[MARMAM] New publication: Marine soundscape variation reveals insights into baleen whales and their environment: a case study in central New Zealand

Victoria Warren vwar775 at aucklanduni.ac.nz
Wed Mar 3 10:52:15 PST 2021

Dear colleagues,

My co-authors and I are pleased to announce the publication of the
following article:

Marine soundscape variation reveals insights into baleen whales and their
environment: a case study in central New Zealand.
Victoria E. Warren, Craig McPherson, Giacomo Giorli, Kimberly T. Goetz and
Craig A. Radford. Royal Society Open Science, 2021,

Baleen whales reliably produce stereotyped vocalizations, enabling their
spatio-temporal distributions to be inferred from acoustic detections.
Soundscape analysis provides an integrated approach whereby vocal species,
such as baleen whales, are sampled holistically with other acoustic
contributors to their environment. Acoustic elements that occur
concurrently in space, time and/or frequency can indicate overlaps between
free-ranging species and potential stressors. Such information can inform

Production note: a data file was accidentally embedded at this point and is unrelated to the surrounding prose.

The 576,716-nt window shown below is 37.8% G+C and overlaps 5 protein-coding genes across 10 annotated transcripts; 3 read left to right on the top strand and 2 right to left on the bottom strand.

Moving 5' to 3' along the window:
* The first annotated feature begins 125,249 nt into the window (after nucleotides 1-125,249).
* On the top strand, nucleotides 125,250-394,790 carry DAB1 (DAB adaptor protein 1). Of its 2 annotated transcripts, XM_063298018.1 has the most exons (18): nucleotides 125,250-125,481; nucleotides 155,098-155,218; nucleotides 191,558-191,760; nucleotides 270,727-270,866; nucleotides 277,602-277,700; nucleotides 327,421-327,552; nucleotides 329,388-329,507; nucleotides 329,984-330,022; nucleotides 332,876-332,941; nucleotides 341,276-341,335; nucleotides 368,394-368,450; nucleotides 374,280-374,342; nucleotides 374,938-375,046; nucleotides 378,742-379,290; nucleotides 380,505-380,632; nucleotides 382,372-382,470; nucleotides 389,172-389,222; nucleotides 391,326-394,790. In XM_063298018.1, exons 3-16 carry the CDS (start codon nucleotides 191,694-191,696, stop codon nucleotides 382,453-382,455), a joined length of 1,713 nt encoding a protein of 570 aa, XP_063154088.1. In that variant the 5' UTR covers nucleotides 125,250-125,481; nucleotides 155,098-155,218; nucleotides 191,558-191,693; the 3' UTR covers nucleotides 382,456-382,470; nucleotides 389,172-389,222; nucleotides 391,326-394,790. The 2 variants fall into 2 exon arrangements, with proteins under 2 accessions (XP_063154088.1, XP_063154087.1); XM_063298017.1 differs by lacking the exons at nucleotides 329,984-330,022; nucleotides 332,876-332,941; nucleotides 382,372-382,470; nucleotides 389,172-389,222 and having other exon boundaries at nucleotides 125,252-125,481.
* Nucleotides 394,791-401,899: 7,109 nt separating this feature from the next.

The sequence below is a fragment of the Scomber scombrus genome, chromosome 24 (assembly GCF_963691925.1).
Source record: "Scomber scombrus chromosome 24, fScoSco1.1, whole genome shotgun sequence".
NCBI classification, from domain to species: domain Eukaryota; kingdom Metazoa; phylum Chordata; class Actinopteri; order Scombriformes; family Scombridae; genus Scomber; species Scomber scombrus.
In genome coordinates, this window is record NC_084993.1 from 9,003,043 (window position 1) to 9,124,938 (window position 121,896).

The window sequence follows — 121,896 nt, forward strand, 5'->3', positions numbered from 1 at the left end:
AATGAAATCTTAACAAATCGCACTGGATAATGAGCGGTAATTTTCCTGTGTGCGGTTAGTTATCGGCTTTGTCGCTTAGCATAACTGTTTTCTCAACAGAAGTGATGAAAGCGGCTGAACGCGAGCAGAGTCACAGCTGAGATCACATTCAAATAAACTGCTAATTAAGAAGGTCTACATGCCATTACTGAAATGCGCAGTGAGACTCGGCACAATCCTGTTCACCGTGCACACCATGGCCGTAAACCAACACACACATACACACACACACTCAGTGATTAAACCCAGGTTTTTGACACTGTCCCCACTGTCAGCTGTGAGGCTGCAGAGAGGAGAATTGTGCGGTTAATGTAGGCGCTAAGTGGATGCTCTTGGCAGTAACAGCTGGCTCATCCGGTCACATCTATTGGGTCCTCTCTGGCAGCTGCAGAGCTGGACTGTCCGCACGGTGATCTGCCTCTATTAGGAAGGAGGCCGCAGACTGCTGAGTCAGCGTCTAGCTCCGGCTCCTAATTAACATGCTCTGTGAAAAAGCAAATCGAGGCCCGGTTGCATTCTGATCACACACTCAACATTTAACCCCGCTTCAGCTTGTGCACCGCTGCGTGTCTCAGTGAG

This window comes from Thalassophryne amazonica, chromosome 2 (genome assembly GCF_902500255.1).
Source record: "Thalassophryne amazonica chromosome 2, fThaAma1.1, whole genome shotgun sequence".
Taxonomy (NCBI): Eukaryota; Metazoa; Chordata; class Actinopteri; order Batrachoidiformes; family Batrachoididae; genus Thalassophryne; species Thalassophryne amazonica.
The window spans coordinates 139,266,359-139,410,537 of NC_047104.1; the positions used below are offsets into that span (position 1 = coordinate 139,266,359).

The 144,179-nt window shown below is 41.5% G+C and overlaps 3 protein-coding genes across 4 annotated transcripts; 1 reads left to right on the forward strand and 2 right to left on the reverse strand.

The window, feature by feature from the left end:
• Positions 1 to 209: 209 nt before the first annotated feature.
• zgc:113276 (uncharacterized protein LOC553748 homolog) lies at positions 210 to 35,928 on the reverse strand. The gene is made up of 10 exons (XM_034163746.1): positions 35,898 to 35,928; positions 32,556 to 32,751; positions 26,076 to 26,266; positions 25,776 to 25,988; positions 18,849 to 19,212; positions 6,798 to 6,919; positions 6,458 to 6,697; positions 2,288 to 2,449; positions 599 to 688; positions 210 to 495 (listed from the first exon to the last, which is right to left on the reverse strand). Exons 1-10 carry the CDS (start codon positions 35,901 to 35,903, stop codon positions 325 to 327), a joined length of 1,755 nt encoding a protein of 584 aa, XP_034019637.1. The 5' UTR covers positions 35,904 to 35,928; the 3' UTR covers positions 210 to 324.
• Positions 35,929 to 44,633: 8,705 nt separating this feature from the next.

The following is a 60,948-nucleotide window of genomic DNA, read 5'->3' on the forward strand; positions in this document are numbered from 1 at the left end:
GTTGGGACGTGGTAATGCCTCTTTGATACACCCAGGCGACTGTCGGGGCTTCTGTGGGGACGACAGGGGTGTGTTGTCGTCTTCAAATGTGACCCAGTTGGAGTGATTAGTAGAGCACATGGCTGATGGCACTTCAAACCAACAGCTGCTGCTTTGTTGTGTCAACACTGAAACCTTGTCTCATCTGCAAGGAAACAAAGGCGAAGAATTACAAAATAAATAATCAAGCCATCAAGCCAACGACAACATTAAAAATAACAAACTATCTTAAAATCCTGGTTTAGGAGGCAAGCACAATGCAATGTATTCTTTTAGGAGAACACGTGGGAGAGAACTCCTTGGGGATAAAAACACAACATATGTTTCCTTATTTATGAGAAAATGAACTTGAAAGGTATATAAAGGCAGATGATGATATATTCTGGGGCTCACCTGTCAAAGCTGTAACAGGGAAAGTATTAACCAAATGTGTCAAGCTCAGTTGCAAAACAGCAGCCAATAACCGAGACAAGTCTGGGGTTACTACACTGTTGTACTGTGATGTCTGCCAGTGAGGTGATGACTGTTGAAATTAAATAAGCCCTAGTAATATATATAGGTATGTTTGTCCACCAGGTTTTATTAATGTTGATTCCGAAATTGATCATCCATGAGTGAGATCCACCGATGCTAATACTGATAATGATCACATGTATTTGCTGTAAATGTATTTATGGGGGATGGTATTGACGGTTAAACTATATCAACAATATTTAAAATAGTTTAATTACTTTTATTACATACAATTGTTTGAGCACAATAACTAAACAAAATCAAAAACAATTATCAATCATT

risk assessment framework models. Here, we demonstrate the utility of
soundscape monitoring in central New Zealand, an area of high cetacean
diversity where potential threats are poorly understood. Pygmy blue whale
calls were abundant in the South Taranaki Bight (STB) throughout recording
periods and were also detected near Kaikōura during autumn. Humpback,
Antarctic blue and Antarctic minke whales were detected in winter and
spring, during migration. Wind, rain, tidal and wave activity increased
ambient sound levels in both deep- and shallow-water environments across a
broad range of frequencies, including those used by baleen whales, and
sound from shipping, seismic surveys and earthquakes overlapped in time,
space and frequency with whale calls. The results highlight the feasibility
of soundscape analysis to quantify and understand potential stressors to
free-ranging species, which is essential for conservation and management

The open-access article can be downloaded from

You are very welcome to contact me via email (vwar775 at aucklanduni.ac.nz) if
you have any questions.

Kind regards,
Victoria Warren

Victoria Warren, Ph.D

University of Auckland
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